What Could Mining In SA Look Like Post COVID-19?
By: Lloyd Christie, Head of ENSafrica’s Natural Resources and Environment department
Etymologically, the word “corona” means “to cut” or “to turn or bend” or a “crown”, meanings that are especially prescient for this time in our history as a consequence of the coronavirus (COVID-19). Indeed, all three definitions are suitable when considering the current experience of, and future implications for, the global mining industry.
Although we have seen an expedited albeit restrained resumption of mining operations in South Africa and abroad (a clear indication of the dependency on mining in many countries), the full impact of COVID-19 on the mining industry is yet to be fully appreciated and it may take some time for all of the implications for the mining industry to manifest.
What is certain is that there has been a dramatic decrease in demand due to the worldwide decline of industrial production and construction. Mineral prices have generally followed suit, and with them, share prices. Even with the relaxation of lockdown regulations in many jurisdictions, we are likely to see the continued suspension of non-essential operations, reduced investment in exploration, extended deferrals of capital cost items, labour retrenchments, possible over-supplies, reduced profits or even losses and potentially a need to lobby for ameliorated taxation regimes.
What the future holds for the mining industry is largely unknown, but will the post-COVID-19 future “bend” and remould mining and society as we know it today, and if so, in what direction will that “turn” take us?
Mine communities may have a greater appreciation for the indirect societal benefits of sustained mining-related economic activity in their region, but it is also probable that the expectation deficit in labour-sending areas and of host communities may lead to heightened unrest, distrust and the compulsion for resource appropriation.
The pandemic has also brought the health, safety and well-being of mine workers into sharper focus and this may accelerate digital transformation and empowerment. This may involve the increased research and development of mechanised mining methods and remote robotic technologies, as well as upskilling miners to go deeper but safer into the earth. However, this transition to automation, as well as to a low-carbon economy, will need to be soberly managed. In both cases, this would have a considerable impact on people but the rapidly shifting technology would also offer employees and communities “better jobs and blue skies”.
As such, we may see a more pronounced turn in public attitudes towards the natural environment and with it, a shift in public policy. Consequently, the term “essential services” (as is currently understood in international COVID-19 law) may soon have a lessened general anthropocentric focus and may ultimately be replaced with concepts such as “ecosystem services”. We hear of herds of mountain goats roaming through Llandudno, Wales; boars rambling through their old habitats in the Italian countryside villages; locals in the Indian region of Jalandhar in Punjab tweeting photos of the Himalayas from more than 190km away, now visible for the first time in 30 years; and in the usually densely trafficked Nairobi, Mount Kenya can suddenly be seen towering 140km away.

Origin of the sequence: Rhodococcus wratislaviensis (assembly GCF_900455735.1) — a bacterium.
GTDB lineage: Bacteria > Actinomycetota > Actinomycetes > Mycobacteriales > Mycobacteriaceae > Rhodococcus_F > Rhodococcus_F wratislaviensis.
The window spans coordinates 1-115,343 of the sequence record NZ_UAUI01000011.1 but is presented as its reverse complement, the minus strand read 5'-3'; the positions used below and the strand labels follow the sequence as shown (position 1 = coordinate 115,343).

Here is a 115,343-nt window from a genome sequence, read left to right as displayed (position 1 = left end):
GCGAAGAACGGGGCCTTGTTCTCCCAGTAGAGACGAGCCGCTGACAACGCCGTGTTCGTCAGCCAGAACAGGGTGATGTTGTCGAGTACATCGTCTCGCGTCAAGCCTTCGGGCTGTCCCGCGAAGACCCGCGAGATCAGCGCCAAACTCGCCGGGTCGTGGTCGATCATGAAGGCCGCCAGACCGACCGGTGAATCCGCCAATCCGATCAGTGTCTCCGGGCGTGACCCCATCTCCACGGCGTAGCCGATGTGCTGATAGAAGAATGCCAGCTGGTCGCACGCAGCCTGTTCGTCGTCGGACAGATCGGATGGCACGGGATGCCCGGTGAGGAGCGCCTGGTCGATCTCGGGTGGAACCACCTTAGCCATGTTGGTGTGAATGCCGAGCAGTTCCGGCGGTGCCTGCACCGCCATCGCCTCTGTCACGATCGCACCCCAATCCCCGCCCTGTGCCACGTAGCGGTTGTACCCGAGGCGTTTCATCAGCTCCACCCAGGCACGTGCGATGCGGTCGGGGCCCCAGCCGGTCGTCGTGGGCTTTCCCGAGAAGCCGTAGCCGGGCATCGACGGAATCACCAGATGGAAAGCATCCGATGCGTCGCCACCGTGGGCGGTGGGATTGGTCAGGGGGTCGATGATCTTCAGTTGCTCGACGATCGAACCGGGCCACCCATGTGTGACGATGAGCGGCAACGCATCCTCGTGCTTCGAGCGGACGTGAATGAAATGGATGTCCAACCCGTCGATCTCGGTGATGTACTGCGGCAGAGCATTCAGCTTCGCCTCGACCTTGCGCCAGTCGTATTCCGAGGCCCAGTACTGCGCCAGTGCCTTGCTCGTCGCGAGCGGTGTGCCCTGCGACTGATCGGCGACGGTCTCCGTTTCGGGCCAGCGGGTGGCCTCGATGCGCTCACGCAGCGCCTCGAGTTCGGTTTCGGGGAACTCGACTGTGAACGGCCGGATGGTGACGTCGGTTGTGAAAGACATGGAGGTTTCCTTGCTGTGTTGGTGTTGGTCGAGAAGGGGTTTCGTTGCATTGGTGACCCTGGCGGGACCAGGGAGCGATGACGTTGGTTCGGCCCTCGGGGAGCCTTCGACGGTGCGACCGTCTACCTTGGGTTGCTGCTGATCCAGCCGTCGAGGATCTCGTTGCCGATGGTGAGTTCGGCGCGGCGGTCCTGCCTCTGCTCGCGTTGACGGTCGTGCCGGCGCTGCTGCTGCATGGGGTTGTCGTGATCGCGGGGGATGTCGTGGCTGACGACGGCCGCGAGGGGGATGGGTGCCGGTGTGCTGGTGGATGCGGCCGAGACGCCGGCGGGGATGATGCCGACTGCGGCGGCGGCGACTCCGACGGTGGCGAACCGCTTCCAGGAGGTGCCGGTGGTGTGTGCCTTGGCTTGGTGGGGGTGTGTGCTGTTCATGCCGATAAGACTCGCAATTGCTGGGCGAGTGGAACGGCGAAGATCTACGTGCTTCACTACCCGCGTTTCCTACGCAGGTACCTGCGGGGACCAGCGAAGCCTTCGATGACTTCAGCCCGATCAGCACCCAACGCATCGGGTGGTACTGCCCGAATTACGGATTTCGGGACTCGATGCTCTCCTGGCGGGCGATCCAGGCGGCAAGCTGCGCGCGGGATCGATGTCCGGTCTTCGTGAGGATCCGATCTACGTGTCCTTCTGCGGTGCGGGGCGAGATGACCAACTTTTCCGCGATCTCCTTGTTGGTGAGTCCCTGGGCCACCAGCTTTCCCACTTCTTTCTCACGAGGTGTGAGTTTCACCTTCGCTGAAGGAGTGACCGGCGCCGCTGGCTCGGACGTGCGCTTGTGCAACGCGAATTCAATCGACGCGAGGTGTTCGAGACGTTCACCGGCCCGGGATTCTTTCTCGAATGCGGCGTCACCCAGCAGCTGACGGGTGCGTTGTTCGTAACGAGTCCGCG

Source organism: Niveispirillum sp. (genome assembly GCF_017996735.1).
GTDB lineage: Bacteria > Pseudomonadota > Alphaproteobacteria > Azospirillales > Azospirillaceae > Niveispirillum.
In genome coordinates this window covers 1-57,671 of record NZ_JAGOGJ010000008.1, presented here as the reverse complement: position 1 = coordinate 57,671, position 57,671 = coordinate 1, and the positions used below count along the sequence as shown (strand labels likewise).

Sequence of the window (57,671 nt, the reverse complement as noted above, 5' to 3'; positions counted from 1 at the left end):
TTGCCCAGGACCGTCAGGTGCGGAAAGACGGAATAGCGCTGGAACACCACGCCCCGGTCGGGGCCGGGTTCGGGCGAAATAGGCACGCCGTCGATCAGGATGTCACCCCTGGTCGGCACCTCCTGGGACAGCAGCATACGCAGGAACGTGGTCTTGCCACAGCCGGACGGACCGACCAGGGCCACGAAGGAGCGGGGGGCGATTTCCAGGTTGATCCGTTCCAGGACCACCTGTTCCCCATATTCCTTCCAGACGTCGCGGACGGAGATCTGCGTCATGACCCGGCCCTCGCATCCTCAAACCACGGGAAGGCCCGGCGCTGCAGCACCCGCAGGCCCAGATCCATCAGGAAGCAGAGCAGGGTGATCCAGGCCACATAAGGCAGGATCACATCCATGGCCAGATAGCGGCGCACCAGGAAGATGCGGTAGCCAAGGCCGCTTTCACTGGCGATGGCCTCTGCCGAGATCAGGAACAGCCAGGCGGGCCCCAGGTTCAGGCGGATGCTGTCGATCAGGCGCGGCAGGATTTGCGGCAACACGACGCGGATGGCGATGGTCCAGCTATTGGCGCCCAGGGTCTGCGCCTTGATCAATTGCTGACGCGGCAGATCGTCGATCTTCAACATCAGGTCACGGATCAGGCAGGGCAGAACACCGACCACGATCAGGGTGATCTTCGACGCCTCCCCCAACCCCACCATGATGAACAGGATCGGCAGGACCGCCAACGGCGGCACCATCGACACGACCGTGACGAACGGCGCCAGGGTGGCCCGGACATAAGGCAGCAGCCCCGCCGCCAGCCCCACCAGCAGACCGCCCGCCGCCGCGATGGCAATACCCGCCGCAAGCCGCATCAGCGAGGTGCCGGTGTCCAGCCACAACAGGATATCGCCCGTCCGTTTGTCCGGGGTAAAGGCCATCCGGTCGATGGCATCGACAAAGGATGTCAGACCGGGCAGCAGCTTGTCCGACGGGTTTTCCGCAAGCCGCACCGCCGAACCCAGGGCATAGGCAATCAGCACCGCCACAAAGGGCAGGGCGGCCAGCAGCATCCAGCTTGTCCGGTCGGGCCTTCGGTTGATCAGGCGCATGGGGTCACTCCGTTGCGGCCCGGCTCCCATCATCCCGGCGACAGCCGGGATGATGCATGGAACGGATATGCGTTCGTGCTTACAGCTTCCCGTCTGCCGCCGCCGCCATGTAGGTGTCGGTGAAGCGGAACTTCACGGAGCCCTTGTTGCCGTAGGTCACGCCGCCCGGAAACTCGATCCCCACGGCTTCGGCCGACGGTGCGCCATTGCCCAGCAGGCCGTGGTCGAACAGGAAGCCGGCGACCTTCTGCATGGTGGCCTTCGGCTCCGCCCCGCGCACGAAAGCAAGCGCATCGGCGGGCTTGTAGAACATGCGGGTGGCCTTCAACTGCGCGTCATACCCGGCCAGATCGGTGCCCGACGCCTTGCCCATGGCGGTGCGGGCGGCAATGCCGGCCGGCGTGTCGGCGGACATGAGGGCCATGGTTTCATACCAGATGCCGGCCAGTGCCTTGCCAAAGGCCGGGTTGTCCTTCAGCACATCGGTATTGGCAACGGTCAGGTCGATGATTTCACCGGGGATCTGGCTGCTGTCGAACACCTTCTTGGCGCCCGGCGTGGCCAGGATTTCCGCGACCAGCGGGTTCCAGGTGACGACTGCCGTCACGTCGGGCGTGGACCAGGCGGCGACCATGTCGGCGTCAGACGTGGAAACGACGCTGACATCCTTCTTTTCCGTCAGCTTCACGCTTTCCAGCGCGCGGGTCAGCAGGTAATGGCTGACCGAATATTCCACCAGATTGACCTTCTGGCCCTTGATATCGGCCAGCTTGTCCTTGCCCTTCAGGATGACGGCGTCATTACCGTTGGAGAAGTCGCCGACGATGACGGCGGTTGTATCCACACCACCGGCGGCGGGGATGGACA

Mining must continue to play a critical role in providing the raw materials needed to sustain man’s precious amenities and to transition to a low-carbon economy, the benefits of which have been on poignant display to the kid in Beijing seeing a blue sky for the first time. Certainly this will cause a measured turn towards new resources and new deposits, and a more earnest response to shifts in technology and the development of circular economies.
For all the cutting, thrusting and turning to be had, a crown is in the offing too.
Being mindful of the downgrade by rating agencies of South Africa’s sovereign rating to “junk”, the World Bank forecasted that the gross domestic product in South Africa could slump by between 6.9% and 8% in 2020 compared to a base case that doesn’t include the anticipated economic fallout from the COVID-19 pandemic.
Significant government intervention and constructive economic reform will be required to bring the South African economy back to pre-COVID-19 levels.
The South African Reserve Bank announced interest rate cuts and quantitative easing but has also now said that much of the economic recovery would depend on the National Treasury and the private sector.
It has been mooted that mining can be critical and effective in helping to boost economic recovery after South Africa emerges from the COVID-19 crisis.
It has compassionately responded to the call to resume operations, with employees’ jobs, health and safety retaining the highest value and first priority.
We have seen mining majors assisting with the setting up of test and screening centres, providing medical care and facilities, distributing water and food supplies, etc.
We have also heard of the camaraderie between mining companies in assisting one another by going the extra mile to share resources to ensure safe resumption of operations.
With a proven track record of adaptability and resilience in difficult times, the resources sector is dynamic and innovative, it embraces change and it leads the way. It will be key to South Africa’s economic recovery.